Home, Sweet (Networked) Home

Whether you're a tech pro or just a beginner, connecting your home pcs is an easy way to achieve domestic tranquility

“I am always connected to my office from home. That’s why I built my own network there. I am on a dial-up connection right now because the higher-speed connection is not available yet in my neighborhood. [But when it is], we’ll go wireless.”

Edwards built each server with remote-access capabilities so he could reach the office network at any time. If something goes wrong in the middle of the day, his clients can call him at home, where he can then simply access their server. “I don’t have to say, ‘Give me two hours and I’ll be in to fix it.’ I just do it right from [home],” he says.

Harris, a senior account executive at Infotech Strategies in Washington, D.C., can also access all her files from work. “It’s been great because I can dial in at home. I am also a student, so I take classes at home online,” says Harris. “I have the Internet connection, fax, and printer, just as I would at the office. I can also capitalize on the equipment we have to stay home more often, which gives me more flexibility. And when those late-night client calls come in, I can dial in to the office easily and fax and receive information just as I would at the office.”

Home networking has allowed both Edwards and Harris to telecommute when necessary. The one drawback? Edwards laughs, “There’s no guarantee that I will ever get a vacation. I can take a day off, but I’ll still get a call. If a customer calls, a customer calls. As long as I don’t have to get dressed and leave the house, it’s OK. It’s only bad when someone calls and says, ‘Hey, this thing is on fire.’”

KEEPING UP WITH THE JONESES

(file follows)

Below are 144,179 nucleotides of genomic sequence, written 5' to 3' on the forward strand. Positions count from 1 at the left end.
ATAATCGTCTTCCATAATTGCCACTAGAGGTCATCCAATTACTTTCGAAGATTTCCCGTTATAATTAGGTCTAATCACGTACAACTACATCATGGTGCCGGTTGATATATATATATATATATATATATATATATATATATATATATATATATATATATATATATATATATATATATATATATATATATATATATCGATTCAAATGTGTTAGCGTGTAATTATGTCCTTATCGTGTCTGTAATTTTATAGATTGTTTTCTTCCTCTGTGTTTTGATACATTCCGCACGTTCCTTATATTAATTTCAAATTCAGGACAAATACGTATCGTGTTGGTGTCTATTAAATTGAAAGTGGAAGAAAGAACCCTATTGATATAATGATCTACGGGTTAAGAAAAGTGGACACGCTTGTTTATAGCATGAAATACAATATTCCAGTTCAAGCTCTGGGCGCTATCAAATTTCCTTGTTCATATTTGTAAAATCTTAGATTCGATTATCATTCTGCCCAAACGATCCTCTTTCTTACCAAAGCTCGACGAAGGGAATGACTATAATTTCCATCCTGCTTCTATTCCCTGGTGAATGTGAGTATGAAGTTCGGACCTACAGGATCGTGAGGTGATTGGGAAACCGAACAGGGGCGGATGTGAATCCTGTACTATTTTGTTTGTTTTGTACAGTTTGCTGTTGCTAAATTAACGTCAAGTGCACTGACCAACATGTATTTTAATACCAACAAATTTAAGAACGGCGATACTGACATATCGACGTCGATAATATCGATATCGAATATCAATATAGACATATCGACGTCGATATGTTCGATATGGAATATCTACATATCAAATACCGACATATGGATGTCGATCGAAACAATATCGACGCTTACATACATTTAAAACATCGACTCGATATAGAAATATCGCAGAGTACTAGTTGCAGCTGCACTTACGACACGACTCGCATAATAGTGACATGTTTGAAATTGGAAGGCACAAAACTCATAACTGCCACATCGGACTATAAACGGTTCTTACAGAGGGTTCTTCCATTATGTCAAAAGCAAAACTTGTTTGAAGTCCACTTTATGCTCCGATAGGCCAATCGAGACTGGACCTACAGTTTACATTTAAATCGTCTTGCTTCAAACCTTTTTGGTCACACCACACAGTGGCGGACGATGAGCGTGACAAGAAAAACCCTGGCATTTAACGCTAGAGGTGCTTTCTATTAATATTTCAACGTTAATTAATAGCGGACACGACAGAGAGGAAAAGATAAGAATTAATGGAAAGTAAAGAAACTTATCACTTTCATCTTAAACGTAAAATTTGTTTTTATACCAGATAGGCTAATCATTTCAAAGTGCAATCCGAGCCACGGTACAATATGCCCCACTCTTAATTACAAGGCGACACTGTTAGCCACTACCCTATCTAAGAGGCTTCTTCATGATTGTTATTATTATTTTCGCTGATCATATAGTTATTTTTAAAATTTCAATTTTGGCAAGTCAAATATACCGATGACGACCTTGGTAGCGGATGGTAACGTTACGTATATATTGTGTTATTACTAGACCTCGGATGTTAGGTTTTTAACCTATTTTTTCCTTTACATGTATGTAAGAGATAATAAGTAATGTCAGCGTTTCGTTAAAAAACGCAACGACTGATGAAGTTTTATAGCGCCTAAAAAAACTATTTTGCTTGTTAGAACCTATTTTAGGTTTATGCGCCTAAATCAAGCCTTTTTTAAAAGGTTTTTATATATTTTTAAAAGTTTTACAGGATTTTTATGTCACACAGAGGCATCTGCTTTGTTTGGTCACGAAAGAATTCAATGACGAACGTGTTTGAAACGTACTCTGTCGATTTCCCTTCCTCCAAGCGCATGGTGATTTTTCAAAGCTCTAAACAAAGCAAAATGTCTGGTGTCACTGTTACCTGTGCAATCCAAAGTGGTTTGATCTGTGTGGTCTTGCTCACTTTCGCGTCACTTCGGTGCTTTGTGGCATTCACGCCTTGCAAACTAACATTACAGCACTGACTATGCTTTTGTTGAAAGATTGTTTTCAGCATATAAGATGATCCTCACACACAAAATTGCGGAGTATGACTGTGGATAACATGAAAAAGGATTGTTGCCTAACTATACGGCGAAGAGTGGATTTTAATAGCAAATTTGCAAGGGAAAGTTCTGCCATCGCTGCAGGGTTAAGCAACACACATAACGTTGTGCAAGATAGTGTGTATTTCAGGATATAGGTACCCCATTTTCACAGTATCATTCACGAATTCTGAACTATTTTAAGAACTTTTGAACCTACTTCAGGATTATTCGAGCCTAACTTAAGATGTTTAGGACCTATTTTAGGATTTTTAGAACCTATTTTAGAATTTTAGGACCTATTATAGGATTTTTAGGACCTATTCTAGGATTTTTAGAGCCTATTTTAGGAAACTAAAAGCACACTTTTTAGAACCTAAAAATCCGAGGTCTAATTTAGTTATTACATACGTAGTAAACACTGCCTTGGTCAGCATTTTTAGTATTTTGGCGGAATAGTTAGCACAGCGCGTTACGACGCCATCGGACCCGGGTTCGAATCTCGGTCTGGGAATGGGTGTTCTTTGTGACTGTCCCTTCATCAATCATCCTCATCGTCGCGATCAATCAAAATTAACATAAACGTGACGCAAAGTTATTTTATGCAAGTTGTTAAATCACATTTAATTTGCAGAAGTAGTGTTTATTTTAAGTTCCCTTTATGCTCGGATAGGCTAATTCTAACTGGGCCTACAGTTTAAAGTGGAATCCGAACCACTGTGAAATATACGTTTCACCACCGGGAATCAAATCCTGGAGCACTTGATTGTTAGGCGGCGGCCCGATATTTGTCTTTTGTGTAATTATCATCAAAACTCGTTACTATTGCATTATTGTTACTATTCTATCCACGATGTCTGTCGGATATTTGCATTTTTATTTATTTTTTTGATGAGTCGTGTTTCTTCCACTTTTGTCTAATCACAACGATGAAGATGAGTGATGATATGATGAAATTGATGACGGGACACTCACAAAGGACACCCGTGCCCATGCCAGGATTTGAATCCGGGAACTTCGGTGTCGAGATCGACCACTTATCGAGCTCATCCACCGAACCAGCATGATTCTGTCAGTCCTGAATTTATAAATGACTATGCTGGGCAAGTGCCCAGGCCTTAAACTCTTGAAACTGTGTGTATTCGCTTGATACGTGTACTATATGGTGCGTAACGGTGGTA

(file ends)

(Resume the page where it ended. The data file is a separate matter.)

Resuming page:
Dr. Thomas A. Jones, 60, and his companion, Lesia Hegeman, 43, found that much of their after-work hours of Internet usage were being dominated by Lesia’s two sons, Michael, 15, and Malcolm, 11. It seemed that the ninth and sixth graders, respectively, were logging more time surfing the Web and e-mailing friends than he and Lesia were. Jones, an assistant professor at the University of Missouri at the Kansas City Dental School, needed to find a solution that suited everyone’s productivity needs. “I do a lot of work from my home, especially, bookkeeping, PowerPoint presentations, and university reports, and [keep] data on my dental outreach program in South America,” says the Shawnee, Kansas, resident.

Lesia is an accountant for the Leavenworth Water District and often brings work home with her as well. The couple found themselves constantly connecting and disconnecting one PC to accommodate a print job and reconnecting another one so the boys could surf.

Weary of the cables and wires that were plaguing the house, Jones decided to visit his university bookstore to research networking. A store clerk recommended Netgear products. Jones decided to continue the research on his own, but still chose the Netgear wireless solution because he already had a DSL connection at home. Besides, he says,

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